The author writes "fires in which Chevy Volts were involved or nearby". Then points out in the first two that the Volt was declared innocent. Then titled the article "Chevy Volt Battery Fires Arouse Investigations" -- note use of the plural "Battery Fires". If the Volts are known not to have caused the fires in the first two incidents, why bring those incidents up under the title "Battery Fires"? It seems unfair to the Volt and likely to give an inaccurate impression of guilt. You could just as (un)fairly list the nearby pavement, the Earth, the atmosphere (which WAS involved in the fires), buildings, drivers, men named Fred, etc.
I'd like to see more care taken with product reputations.
For the record, I've never owned a Chevy or an EV and have no involvement with Chevrolet or any of its divisions.
Experts I've talked with suggest that the crash MIGHT have been the cause. The electrodes in lithium-ion batteries are so close together that a dent in the cell case could cause them to touch each other inside the cell, causing a short circuit. If this is the case, then a heavier battery case might be in order, as you suggest, Alex.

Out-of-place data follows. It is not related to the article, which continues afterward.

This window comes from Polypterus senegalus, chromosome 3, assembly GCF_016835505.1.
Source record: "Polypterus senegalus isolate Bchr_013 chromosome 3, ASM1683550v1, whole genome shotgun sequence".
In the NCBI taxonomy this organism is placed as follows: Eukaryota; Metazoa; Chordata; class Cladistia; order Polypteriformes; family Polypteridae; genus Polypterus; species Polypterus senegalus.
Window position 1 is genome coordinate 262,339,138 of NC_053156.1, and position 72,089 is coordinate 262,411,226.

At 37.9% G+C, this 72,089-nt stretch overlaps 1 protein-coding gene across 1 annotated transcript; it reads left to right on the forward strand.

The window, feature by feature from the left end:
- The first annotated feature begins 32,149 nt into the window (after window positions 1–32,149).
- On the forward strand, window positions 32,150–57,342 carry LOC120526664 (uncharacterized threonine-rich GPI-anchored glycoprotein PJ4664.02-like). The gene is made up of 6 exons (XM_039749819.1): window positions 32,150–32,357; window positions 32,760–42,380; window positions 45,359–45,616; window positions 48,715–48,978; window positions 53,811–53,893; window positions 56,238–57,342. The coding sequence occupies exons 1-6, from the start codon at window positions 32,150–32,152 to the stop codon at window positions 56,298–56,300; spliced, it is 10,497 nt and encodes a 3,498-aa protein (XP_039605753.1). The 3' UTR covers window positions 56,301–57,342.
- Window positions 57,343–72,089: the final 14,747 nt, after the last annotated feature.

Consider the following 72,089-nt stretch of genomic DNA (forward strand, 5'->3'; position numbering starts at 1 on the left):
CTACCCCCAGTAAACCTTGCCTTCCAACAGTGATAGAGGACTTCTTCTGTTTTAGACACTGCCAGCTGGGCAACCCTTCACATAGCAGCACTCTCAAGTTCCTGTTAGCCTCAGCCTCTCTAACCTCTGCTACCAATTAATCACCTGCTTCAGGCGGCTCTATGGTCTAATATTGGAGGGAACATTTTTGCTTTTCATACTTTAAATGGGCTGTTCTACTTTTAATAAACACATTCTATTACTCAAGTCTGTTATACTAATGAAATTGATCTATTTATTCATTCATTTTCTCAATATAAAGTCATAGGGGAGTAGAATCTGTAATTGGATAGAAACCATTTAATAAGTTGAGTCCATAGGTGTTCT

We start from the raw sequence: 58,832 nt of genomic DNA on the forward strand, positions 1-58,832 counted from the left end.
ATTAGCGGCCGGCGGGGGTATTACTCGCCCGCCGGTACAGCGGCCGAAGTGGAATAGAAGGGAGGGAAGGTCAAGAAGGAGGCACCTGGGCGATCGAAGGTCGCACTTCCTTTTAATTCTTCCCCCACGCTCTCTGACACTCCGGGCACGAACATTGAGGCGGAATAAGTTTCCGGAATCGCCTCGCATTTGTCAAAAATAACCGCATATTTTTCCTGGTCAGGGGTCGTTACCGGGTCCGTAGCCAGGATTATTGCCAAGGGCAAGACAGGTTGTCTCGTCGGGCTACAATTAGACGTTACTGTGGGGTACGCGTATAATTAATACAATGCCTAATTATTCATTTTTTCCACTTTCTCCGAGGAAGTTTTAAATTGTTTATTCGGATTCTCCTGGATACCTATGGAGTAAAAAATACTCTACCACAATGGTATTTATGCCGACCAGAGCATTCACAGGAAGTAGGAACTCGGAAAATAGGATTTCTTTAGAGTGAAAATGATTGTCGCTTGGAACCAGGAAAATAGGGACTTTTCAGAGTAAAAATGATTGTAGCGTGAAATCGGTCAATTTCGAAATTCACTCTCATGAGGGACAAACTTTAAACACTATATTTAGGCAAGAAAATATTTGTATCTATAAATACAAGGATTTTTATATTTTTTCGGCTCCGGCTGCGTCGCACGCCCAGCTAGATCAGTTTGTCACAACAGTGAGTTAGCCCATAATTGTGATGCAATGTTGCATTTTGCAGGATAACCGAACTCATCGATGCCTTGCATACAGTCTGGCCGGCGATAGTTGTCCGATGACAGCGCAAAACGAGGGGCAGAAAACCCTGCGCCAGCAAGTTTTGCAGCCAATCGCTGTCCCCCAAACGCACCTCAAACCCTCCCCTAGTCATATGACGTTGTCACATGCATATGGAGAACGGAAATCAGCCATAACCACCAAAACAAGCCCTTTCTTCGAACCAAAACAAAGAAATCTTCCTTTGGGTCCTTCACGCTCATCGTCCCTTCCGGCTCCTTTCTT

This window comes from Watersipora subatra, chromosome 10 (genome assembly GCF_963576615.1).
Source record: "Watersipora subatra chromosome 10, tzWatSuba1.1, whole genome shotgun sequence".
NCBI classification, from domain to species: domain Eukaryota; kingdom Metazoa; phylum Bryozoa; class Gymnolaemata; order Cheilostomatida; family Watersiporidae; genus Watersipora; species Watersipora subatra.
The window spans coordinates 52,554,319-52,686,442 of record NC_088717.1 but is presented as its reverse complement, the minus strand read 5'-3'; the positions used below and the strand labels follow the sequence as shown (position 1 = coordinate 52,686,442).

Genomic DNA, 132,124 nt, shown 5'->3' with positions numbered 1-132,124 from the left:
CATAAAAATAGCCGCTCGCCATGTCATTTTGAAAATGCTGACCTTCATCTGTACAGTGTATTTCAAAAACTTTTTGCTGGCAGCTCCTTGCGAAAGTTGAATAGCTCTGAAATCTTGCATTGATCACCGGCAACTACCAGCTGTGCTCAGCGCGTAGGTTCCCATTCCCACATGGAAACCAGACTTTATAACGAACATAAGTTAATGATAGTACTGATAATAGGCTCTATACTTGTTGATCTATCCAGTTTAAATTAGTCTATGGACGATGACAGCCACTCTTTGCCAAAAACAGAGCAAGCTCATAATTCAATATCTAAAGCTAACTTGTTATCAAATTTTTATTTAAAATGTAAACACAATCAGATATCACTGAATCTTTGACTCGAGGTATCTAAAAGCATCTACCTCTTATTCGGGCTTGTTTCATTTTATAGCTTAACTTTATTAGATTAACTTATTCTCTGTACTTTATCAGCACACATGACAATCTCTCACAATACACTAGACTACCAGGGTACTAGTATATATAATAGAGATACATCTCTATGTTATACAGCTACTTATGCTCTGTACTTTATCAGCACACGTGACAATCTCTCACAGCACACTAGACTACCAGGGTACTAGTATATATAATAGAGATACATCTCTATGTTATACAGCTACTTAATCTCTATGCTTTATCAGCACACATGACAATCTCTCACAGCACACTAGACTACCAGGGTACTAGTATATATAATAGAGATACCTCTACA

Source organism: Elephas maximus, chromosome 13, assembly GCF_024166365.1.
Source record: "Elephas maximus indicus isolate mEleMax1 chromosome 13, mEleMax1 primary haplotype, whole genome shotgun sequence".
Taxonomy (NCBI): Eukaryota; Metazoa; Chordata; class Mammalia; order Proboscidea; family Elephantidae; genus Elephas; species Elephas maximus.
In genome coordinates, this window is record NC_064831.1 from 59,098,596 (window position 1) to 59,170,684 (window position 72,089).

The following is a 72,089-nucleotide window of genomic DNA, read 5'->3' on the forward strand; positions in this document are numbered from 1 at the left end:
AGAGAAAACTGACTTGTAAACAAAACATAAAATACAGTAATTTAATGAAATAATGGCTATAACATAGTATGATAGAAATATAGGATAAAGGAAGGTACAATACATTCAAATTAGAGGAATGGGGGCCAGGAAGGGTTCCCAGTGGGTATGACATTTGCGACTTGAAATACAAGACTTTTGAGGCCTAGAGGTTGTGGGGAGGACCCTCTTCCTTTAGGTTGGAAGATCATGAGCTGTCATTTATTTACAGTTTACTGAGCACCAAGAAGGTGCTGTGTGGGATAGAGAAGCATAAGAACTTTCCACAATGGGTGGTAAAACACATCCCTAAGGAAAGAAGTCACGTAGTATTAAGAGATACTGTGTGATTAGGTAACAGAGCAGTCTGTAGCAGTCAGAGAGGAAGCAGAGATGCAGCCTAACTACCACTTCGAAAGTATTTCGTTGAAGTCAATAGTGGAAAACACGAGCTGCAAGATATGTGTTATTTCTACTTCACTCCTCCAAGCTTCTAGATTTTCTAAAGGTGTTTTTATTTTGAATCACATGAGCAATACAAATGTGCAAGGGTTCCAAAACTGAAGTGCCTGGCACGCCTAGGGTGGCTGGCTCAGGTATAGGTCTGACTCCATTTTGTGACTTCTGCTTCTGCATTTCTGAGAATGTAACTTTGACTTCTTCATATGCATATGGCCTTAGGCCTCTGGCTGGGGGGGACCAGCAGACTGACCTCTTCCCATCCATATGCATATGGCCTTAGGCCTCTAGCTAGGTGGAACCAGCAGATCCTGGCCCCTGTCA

I agree with technophile about the inaccuracy of this article. I really do not think an EV will ever be anything other than a niche vehicle in my life time and have a multitude of reasons why they will not suit my lifestyle, but to focus on possible fires is ridiculous. As many posters have mentioned, we drive vehicles carrying an explosive liquid, but we should worry about a big battery. That is analogous to critcizing a politician for the size of his ears and ignoring the destructiveness of his policies.
I wonder, though, why it would be the Volt having these problems if the root cause has something to do with the lithium ion batteries. In fact, I would think that the hybrids would then be the most dangerous since they throw gasoline into the mix. In that case you would have the normal dangers of a gas power car, compounded with whatever is alledgedly setting of these fires.
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Much has been made over the potentially dangerous flammability of lithium-ion batteries after major companies like Boeing, Sony, and Tesla have grappled with well-publicized battery fires. Researchers at Stanford University may have come up with a solution to this problem with a smart sensor for lithium-ion batteries that provides a warning if the battery is about to overheat or catch fire.
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